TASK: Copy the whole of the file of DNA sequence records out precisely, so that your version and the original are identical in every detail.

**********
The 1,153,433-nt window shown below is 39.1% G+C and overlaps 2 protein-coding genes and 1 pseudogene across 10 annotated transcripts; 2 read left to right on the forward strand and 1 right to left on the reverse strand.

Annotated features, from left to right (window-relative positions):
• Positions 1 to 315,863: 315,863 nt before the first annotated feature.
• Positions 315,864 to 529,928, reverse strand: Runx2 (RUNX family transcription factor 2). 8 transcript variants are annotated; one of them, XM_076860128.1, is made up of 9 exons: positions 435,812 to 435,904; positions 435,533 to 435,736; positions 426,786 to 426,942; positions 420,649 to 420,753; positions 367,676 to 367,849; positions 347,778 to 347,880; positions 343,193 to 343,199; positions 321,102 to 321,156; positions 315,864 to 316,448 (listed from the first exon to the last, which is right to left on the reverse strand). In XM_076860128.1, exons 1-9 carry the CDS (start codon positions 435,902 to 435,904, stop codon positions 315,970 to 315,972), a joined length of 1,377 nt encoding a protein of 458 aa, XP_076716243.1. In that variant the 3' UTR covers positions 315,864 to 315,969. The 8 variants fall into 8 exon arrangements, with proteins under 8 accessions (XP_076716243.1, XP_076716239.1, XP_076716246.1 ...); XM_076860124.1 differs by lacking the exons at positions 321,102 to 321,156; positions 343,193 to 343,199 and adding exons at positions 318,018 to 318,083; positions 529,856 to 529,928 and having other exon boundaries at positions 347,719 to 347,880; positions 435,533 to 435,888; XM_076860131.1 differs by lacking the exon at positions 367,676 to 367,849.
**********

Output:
The 1,153,433-nt window shown below is 39.1% G+C and overlaps 2 protein-coding genes and 1 pseudogene across 10 annotated transcripts; 2 read left to right on the forward strand and 1 right to left on the reverse strand.

Annotated features, from left to right (window-relative positions):
• Positions 1 to 315,863: 315,863 nt before the first annotated feature.
• Positions 315,864 to 529,928, reverse strand: Runx2 (RUNX family transcription factor 2). 8 transcript variants are annotated; one of them, XM_076860128.1, is made up of 9 exons: positions 435,812 to 435,904; positions 435,533 to 435,736; positions 426,786 to 426,942; positions 420,649 to 420,753; positions 367,676 to 367,849; positions 347,778 to 347,880; positions 343,193 to 343,199; positions 321,102 to 321,156; positions 315,864 to 316,448 (listed from the first exon to the last, which is right to left on the reverse strand). In XM_076860128.1, exons 1-9 carry the CDS (start codon positions 435,902 to 435,904, stop codon positions 315,970 to 315,972), a joined length of 1,377 nt encoding a protein of 458 aa, XP_076716243.1. In that variant the 3' UTR covers positions 315,864 to 315,969. The 8 variants fall into 8 exon arrangements, with proteins under 8 accessions (XP_076716243.1, XP_076716239.1, XP_076716246.1 ...); XM_076860124.1 differs by lacking the exons at positions 321,102 to 321,156; positions 343,193 to 343,199 and adding exons at positions 318,018 to 318,083; positions 529,856 to 529,928 and having other exon boundaries at positions 347,719 to 347,880; positions 435,533 to 435,888; XM_076860131.1 differs by lacking the exon at positions 367,676 to 367,849.